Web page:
Technology and Government: Making Mission the Priority

In pursuit of their missions, agencies will continue to build capabilities requiring IT modernization — analyzing massive amounts of data, collaborating with trusted partners and refining processes to increase efficiency — while keeping security front and center.

The President’s Management Agenda outlines several relevant initiatives, while the OMB’s Federal Data Strategy promotes the use of data as a strategic asset. Cloud Smart helps agencies understand when cloudbased technologies make sense.

Some agencies are going further. The Defense Department has developed the Digital Modernization Strategy, which lays out an agenda for developing “a more secure, coordinated, seamless, transparent, and cost-effective IT architecture that transforms data into actionable information and ensures dependable mission execution in the face of a persistent cyberthreat.”

Modernization pays off

Modernizing an IT architecture can pay off in many ways. Replacing existing infrastructure with cloud-based alternatives can eliminate maintenance and outage. Modern technologies can drive speed, innovation, transparency and accountability. Most important, a modern IT architecture promotes visibility and granular controls, a critical component of cybersecurity.

“As agencies move workloads to the cloud and enable a mobile workforce, they are bound to lose visibility, so visibility has to be top of mind for everything they are looking to modernize,” says Steve Thamasett, a senior security field solution architect at CDW·G.

Of course, modernizing an IT architecture requires more than simply upgrading components. Modernization is a process of looking at the big picture, creating a plan of action and navigating compliance and compatibility issues.

Failure to meet issues of compliance directly can create impediments. In the security realm, Defense agencies must begin complying with the Cybersecurity Maturity Model Certification standard, which measures cybersecurity controls and processes. CMMC eventually will be required of all contractors doing business with the DoD and security related products sold for use by Defense agencies. Agencies seeking to modernize IT infrastructure should choose products that comply with CMMC.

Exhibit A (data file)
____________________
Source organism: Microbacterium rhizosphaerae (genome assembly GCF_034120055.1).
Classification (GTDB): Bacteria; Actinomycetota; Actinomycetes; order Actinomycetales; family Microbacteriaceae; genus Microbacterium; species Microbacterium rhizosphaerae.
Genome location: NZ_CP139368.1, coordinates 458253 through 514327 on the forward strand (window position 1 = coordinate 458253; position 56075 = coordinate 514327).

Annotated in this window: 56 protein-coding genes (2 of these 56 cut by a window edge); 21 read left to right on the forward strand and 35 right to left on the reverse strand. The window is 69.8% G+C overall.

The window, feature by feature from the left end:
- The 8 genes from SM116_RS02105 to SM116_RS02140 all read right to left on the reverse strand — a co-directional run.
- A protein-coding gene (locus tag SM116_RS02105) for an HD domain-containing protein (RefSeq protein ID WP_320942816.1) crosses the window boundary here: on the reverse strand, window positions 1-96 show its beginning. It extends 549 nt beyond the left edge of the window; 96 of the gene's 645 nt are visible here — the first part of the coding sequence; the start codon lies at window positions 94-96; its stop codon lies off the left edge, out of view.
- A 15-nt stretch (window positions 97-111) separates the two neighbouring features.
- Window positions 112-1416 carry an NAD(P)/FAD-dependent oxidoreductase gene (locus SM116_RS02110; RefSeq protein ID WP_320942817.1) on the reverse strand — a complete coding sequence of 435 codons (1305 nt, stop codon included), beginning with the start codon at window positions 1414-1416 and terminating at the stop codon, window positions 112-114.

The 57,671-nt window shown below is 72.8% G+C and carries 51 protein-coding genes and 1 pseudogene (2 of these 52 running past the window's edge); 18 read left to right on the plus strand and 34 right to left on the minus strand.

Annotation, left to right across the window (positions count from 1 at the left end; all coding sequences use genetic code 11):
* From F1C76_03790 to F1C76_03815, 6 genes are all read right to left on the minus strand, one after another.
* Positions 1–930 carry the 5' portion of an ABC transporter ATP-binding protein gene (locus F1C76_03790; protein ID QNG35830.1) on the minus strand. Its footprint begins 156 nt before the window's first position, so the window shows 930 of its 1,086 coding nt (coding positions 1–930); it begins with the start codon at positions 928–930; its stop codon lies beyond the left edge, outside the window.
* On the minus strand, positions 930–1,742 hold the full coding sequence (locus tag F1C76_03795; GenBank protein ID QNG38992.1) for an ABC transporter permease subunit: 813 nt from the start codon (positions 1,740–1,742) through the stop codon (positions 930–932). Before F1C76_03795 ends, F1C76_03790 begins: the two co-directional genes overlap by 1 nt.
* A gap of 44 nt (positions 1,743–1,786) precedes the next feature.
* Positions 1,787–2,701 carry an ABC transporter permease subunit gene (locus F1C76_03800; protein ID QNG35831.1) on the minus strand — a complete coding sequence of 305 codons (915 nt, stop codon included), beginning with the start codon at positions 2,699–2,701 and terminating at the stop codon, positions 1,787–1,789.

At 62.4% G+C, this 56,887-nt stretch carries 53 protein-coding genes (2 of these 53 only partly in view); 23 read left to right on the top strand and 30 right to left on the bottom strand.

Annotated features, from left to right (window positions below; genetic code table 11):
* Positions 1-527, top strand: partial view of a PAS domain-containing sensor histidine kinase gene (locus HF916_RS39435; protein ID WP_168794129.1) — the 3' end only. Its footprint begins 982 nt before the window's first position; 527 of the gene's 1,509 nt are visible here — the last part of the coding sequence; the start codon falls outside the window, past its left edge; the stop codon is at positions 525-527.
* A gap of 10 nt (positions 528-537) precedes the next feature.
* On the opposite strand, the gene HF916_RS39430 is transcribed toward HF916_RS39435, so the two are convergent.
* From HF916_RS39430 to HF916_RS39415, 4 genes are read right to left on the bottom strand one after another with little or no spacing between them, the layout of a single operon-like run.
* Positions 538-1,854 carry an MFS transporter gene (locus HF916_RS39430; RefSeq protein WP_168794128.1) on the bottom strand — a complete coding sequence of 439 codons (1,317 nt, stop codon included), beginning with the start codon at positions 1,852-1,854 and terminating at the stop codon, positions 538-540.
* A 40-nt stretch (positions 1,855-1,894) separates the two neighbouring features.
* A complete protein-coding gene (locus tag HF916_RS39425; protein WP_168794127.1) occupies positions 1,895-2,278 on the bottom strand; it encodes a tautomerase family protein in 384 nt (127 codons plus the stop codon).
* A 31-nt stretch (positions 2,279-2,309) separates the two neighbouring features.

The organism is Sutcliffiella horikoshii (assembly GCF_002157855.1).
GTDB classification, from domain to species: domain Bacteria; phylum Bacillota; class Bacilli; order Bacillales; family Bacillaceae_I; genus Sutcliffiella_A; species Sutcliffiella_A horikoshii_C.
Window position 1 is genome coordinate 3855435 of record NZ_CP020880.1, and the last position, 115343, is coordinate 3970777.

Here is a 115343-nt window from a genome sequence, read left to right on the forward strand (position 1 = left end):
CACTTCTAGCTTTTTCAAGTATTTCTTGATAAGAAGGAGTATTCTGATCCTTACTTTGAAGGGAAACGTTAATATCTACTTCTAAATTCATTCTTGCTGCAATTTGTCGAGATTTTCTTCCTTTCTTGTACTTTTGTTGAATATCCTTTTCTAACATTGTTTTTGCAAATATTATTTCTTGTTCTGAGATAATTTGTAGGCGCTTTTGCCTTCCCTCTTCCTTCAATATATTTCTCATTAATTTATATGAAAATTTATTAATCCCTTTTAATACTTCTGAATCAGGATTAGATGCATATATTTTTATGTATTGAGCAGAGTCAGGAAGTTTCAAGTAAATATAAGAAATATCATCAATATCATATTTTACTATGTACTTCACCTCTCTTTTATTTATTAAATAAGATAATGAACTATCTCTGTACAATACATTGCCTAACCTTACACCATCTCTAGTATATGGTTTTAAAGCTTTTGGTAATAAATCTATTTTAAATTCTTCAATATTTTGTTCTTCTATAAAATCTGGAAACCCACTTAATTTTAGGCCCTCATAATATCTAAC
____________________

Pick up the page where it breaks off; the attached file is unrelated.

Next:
As agencies modernize IT architectures and infrastructure, ensuring that products and services work together will be a challenge.

“Your collection of point products won’t necessarily work together very well, or information may not be correlated,” Thamasett explains. “It’s important to take a step back. Look at what you’re trying to accomplish, and make sure that you have a good plan that works.

Assessing current states and eliminating inefficiencies is preparation for future success. Reviews reveal underperformance, such as an endpoint security solution working at 80 percent capacity or an under-used cloud-based application.

“It’s great to have new technology, but if it’s misconfigured or nobody has taken the time to set a baseline so they are getting false positives, people will be frustrated,” Thamasett says. “But if you take the time to do a gap analysis and create a roadmap, you will greatly improve your chances of success, and your agency will start really reaping the benefits of its new, modernized architecture.”